No one likes to go in for a nice cuddle with their fur baby, only to be hit by a big wave of a nasty smell. It’s not very pleasant to handle a French Bulldog that smells bad, but some people choose to get used to it and live with it rather than do anything about it.
Like most dogs, French Bulldogs do have a particular “doggy” odor, but this smell can be much worse if your dog isn’t cleaned properly or has certain health issues. Taking care of your dog’s hygiene like their ears, feet, and facial folds is essential for preventing them from smelling bad.
French Bulldogs require regular cleaning around their skin folds or they’ll begin to smell very bad (due to yeast and mould growth) and some other health issues may begin to appear.
French Bulldogs also develop doggy odor quickly due to the short length of their coat.
Why Do French Bulldogs Smell?
The first thing you should do is figure out what’s causing your Frenchie to smell and do what you can to fix it. We have listed some common causes of these odor problems, so take a look through them and see if you can figure out what’s causing your Frenchie to smell.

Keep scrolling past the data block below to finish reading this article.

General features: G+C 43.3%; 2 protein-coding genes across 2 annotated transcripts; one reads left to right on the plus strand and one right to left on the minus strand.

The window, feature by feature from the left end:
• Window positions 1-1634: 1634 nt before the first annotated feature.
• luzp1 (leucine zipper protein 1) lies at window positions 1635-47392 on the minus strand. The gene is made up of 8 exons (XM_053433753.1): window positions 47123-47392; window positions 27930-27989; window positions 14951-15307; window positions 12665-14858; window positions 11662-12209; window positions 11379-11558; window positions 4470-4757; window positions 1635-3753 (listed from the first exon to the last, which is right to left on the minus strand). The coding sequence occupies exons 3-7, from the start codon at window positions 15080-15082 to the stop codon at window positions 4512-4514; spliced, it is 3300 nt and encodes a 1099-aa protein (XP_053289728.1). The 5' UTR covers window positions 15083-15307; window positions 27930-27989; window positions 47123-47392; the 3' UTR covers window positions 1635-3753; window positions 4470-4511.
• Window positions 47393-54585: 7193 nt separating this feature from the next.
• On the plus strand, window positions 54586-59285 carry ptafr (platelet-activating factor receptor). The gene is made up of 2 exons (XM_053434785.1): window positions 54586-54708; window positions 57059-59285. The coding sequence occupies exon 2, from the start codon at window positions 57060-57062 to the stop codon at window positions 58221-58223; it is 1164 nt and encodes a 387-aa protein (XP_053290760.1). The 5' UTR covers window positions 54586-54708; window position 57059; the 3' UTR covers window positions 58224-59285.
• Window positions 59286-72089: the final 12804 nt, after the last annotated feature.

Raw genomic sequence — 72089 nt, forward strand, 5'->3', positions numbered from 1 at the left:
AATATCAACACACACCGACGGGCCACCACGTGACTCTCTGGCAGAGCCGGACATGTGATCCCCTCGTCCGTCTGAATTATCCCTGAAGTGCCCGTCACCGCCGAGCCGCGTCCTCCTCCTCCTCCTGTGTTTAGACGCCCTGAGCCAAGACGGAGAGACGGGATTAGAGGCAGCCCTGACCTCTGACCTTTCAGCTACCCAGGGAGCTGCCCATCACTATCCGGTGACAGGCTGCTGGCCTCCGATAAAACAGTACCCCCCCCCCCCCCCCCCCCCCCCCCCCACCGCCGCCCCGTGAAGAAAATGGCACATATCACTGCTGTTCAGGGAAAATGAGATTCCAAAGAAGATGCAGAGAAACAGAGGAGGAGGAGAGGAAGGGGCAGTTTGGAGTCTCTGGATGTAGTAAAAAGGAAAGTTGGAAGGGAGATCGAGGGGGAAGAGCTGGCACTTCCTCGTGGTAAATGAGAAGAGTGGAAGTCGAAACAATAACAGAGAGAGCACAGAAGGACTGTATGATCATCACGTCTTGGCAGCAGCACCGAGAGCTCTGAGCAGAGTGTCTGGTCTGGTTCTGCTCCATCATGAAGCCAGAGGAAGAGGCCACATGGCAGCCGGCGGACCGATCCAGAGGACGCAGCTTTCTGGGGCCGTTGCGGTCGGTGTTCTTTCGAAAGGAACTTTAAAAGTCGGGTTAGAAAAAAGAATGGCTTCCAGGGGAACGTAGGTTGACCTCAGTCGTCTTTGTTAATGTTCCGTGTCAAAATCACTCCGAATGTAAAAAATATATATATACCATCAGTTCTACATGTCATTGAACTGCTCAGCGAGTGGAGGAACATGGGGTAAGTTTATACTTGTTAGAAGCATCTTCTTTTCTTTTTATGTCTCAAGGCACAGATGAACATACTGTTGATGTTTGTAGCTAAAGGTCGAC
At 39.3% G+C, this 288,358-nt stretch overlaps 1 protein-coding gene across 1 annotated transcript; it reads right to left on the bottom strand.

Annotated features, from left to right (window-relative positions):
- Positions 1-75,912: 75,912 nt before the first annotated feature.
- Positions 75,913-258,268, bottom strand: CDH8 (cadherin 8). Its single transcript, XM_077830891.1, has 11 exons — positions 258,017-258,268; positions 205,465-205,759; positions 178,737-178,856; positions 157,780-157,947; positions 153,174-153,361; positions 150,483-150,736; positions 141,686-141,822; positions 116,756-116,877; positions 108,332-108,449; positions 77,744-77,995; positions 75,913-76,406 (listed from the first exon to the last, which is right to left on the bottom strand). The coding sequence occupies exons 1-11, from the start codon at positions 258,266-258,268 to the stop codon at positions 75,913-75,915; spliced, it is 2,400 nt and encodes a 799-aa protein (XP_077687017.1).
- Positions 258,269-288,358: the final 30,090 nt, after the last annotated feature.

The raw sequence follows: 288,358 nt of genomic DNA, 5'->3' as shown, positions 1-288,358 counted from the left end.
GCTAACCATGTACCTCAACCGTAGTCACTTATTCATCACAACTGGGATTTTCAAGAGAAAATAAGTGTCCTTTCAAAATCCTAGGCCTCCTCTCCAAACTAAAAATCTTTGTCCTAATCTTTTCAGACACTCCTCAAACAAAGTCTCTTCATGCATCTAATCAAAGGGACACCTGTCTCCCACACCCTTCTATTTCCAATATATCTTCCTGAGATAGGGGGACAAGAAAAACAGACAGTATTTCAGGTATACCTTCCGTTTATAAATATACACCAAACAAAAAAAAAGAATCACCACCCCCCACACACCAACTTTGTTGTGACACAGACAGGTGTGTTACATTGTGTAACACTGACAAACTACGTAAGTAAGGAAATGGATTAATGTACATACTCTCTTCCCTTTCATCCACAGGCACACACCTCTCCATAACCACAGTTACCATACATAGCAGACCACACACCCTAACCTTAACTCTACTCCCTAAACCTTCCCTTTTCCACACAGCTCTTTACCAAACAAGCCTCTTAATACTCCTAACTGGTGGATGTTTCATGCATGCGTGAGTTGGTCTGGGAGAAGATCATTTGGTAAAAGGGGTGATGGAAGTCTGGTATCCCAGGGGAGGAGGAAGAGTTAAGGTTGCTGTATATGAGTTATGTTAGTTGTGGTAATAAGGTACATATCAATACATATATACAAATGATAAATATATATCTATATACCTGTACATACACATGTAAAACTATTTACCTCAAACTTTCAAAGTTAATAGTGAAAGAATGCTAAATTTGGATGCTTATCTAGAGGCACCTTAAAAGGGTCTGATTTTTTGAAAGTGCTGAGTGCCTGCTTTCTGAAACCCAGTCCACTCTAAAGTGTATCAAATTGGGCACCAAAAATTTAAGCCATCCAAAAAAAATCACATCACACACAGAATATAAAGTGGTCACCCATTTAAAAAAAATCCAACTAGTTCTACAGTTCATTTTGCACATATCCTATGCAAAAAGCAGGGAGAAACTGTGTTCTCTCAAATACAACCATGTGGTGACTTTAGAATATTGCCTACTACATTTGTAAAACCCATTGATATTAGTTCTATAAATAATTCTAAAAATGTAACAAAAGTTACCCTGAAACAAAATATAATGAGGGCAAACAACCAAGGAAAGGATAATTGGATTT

1. Poor Diet:
Poor diet is a very common cause of foul odors, as bad foods can lead to bad smells. Feeding your French Bulldog a diet that consists of low-quality and cheap foods can have a major impact on their flatulence, their breath, and how their skin/coat smells.
If you want to improve the overall health and smell of your Frenchie, you need to feed him a diet that consists of high-quality ingredients and nutritious foods (click to view Ollie’s fresh dog food). Try to experiment with different kinds of diets so you can know which one works best for your pal. Try fresh food specially formulated for your dog for the best results.
2. Staying Damp for Too Long
If you are someone who lets their Frenchie air dry after a bath or a swim, then you are inviting nasty bacteria to grow on their skin. A warm and moist environment is ideal for bacteria to grow and thrive. This bacteria leads to a bad odor, a dirty Frenchie, and can lead to infection if your dog has any small cuts you haven’t noticed.
So, make sure to properly dry your French Bulldog any time they get wet. You can easily do this with a towel or a hairdryer on a low – medium heat setting, or you can also purchase a commercial dog dryer for convenience and efficiency.